At left is a little painting on panel, obviously related to the one above. Swaine seems an improbable author.
Signatures, in the commercial art world, have a tendency to follow attributions.
The attributions of the two paintings above right lack any solid foundation, and Michael Robinson had no "means of knowing the truth". The attribution to Monamy of either one of them, because the other one is already attributed to Monamy, is positively comical in its tautological contortion. These two pictures do, however, seem to be by the same hand, and closely resemble the painting signed Woodcock. Walpole says that Woodcock started copying van de Velde in 1723, but if this painting is correctly dated 1715, it means that he started at least eight years earlier. Dying in 1728, at a rate of, say, 10 pictures a year, he could have painted anything up to 100 copies.
The Metropolitan website also cites M. S. Robinson's Van de Velde: A Catalogue of the Paintings of the Elder and the Younger Willem van de Velde. Greenwich, 1990, vol. 2, pp. 600-601, no. 584 , p. 636, no. 541/5, ill.; and notes that he mentions that their picture relates "in many details to a mezzotint advertised for subscription beginning probably in 1725 which is inscribed "W. Van De Veld pinxt. E. Kirkall fecit" (British Museum, 1868 1-11-440)." As this mezzotint, which is not in fact one of the prints advertised for subscription in 1725, is not illustrated by Robinson, it is shown below, in reverse, for purposes of comparison.
W.Vanderveld pinxt./E.Kirkall Fecit. Inscription trimmed away, but pasted to verso:
To the "Honourable Sr Thomas Lowther Bart." The BM number of this print is actually 1868, 0711.440
The composition of this work is broadly similar. However, the stern decorations of the ships are obviously very dissimilar, and the other minor differences between the two works are numerous. One of the recent comments made about the painting donated by W.P.Clyde to the Metropolitan is that "the orderly repetition of the rowers" and "their identical silhouettes --- practically a Monamy trademark --- show a certain lack of imagination." This is the equivalent of other "trademark" signs of his supposed works. One critic detects a "typical Monamy 'edge' to the white clouds" in his skies. Though less inanely disparaging, this observation is equally useful, especially as the pictures being appraised are almost certainly not by Monamy. Otherwise, following Parker's ludicrous fantasy in 1911, uninformed disparagement of Monamy's manner proliferates in nearly all comment for the next 70 years, most especially in the blithe chatterings of E.K.Chatterton.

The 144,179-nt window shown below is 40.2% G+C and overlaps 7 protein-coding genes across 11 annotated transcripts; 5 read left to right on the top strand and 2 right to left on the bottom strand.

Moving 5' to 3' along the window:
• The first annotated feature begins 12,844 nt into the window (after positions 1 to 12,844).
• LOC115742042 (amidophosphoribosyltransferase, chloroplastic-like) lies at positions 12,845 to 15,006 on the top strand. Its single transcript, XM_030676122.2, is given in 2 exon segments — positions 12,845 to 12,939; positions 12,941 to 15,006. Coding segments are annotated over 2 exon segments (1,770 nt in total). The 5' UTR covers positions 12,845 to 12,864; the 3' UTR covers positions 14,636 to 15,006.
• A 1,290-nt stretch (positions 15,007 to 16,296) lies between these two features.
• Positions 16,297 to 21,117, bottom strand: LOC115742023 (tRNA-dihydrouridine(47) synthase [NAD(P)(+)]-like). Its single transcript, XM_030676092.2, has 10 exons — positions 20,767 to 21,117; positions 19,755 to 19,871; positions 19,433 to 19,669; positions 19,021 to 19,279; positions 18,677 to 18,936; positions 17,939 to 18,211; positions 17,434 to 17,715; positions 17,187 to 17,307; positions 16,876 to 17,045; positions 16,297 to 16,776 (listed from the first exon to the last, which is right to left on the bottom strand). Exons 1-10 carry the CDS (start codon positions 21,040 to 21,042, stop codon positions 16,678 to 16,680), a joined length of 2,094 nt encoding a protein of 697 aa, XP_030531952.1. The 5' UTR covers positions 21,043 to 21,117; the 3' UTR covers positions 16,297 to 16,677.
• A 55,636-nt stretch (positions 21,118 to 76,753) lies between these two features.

And who painted the picture below ? Francis Swaine, perhaps ? Or someone with an alias ?
30 x 48. Evidently unsigned. Ascribed to Cornelius van de Velde. Christie's 31 Oct 2007. Who'd a thought it ?
Is this "the other version", once belonging to Major V. McCalmont? No, it can't be.
John Desmond Cavendish Brownlow was the 5th Baron Lurgan (1911–1991).
With his death the title became extinct.
NB: Cornelis van de Velde was baptized on 16 May 1674, in Holland.
His date of death has recently been established by Remmelt Daalder as 1714.
Sometimes signatures are significant.
Attributed to Peter Monamy in 1973. Attributed to Cornelius van de Velde in 2015
Quite possibly by the Younger Willem van de Velde.
From the Monamy & Walker conversation piece c 1730-33
About as authentic an unsigned painting by Monamy as could be found.
If it isn't by Gawen Hamilton.
"Scholars belong to guilds held together by common opinions, attitudes, and methods. As a rule, innovation is welcome only when it is confined to surface details and does not modify the structure as a whole."
Cyrus H.Gordon, 1982
"When a thing is asserted as a fact, always ask who first reported it, and what means he had of knowing the truth."
James Spedding, 1808 - 1881.
"Mediocre minds cannot understand it when a man does not thoughtlessly submit to hereditary prejudices,
but honestly uses his intelligence."
Albert Einstein: unemployable amateur mathematician
for more fascinating items from the portfolio of curiosities
chronology & authenticity
brooking: early years
brooking & monamy: fire brooking & monamy: light
brooking & monamy: storms brooking & monamy: various
monamy & brooking & van de velde: a squadron beating to windward
monamy & brooking & ireland?
monamy moonlight oils
a century of moonlight
monamy website index